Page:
Tuesday, November 09, 2010

More Than Just One Day

It's 10 Things Tuesday today and I have a really fun list but it's going to have to wait until next week because today is November 9th as well.

Back on November 2nd I read here and there about it being The Day of the Dead. I thought for sure that was on November 1st but I was wrong. OK, it turns out I was partially right and partially wrong. All Saints Day is on the 1st and All Souls Day on the 2nd, thanks to the Spanish who wanted to align this Aztec ritual more closely with the Christian calendar. Thanks again, Christian extremists, for sticking your nose in where it doesn't belong.

But back to what All Souls Day is about. It's a day set aside for honoring one's dead. It takes a lot of forms and there is some incredibly beautiful imagery associated with it. In fact one of my favorite Mermaid Parade costume sets were four beautiful young ladies done up in Day of the Dead makeup. As I was reading this and being reminded again I thought, "No, not quite, it's too early."

Ten years ago today I was working as a temp for a chi-chi lifestyle magazine and one day, after repeated misfires in family communication, my uncle called me up to tell me that my paternal grandfather had collapsed and was being taken to the hospital by ambulance. Very shortly thereafter he called to let me know that Robbie had died. The chain of events on that end seem, after a little more research, to have been slightly different but the result was surely the same.

And thus kicked off six months to remember, a season of death.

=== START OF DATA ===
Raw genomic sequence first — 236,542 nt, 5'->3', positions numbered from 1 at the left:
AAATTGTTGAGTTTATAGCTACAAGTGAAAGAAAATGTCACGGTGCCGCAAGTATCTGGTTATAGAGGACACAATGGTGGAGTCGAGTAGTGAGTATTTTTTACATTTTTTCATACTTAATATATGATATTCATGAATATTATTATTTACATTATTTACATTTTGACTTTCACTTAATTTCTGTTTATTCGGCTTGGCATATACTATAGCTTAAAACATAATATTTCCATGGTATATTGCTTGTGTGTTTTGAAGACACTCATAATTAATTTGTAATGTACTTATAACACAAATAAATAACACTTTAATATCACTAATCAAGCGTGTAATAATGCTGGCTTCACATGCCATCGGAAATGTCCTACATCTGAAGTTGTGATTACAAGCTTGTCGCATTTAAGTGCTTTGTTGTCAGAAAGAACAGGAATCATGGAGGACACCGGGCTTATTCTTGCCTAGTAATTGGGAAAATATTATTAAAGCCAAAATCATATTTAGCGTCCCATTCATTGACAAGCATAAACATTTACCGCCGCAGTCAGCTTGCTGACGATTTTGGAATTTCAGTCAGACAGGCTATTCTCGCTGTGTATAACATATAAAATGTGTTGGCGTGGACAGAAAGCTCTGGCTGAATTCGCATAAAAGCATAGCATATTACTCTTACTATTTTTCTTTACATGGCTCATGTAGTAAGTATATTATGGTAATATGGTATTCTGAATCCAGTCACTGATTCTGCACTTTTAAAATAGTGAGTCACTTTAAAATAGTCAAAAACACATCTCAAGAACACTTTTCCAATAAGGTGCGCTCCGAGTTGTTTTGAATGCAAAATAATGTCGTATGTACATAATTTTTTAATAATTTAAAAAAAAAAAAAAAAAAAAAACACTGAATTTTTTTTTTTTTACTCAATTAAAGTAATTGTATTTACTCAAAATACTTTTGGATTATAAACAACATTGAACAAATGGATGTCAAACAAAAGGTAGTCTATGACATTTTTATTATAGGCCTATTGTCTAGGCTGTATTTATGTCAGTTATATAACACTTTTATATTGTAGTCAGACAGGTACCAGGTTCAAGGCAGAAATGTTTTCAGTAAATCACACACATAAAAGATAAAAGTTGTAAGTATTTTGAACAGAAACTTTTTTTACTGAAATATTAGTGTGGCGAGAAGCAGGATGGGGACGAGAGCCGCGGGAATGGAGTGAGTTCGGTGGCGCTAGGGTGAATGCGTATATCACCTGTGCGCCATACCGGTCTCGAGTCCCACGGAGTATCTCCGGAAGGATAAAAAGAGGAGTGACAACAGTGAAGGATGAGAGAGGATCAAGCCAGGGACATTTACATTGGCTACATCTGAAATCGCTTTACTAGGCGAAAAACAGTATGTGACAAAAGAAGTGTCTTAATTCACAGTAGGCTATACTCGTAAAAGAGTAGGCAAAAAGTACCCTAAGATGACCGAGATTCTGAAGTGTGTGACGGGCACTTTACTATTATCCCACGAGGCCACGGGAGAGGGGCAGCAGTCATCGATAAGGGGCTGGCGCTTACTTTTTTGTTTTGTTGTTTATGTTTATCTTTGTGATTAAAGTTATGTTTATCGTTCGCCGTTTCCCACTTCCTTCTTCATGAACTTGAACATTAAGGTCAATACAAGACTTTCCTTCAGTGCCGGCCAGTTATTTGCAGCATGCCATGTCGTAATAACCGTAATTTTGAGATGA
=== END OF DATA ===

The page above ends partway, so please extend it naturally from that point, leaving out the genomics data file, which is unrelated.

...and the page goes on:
On December 8th I received a call that my maternal grandmother was being hospitalized and that we should all make our way North to her immediately. The following morning I packed a foolishly haphazard group of belongings in a backpack, put it and my dog in a borrowed car and drove seven hours into progressively snowier territory. I ate a lobster roll while talking with my grandmother in her hospital bed and tried to parse the true nature of the emergency. Before I managed that, sometimes I'm far too slow, I was bundled into a car and slept on my grandmother's couch. When the phone rang at 7 the next morning it was to tell us she was unconscious and we should come back immediately. A few hours later, December 10th, she was gone.

Christmas was a freakish, cold blur. There was a broken down car at some point.

Right before Easter Carmencita's beloved dog, Frankie, died.

Twice I scooted home to New England on an emergency call to visit my paternal step grandmother. Somehow, despite her descent into Alzheimer's, it felt urgent to try and get to her before she died. I no longer bothered to assess the level of emergency. I labeled them all code red and responded accordingly. After the second call, while I was somewhere in Connecticut no doubt, the day after Mother's Day, Biddy died. May 8, 2001.

I went to a lot of funerals, obviously. I learned a lot about packing appropriately for the occasion. I bought emergency pairs of sober-colored trousers and shoes. I laughed at gravesides, a sign of respect in my circles.

There was a bright spot in June. Alita was born. I spent a lot of time walking my dog over to Carmencita's house and holding the baby.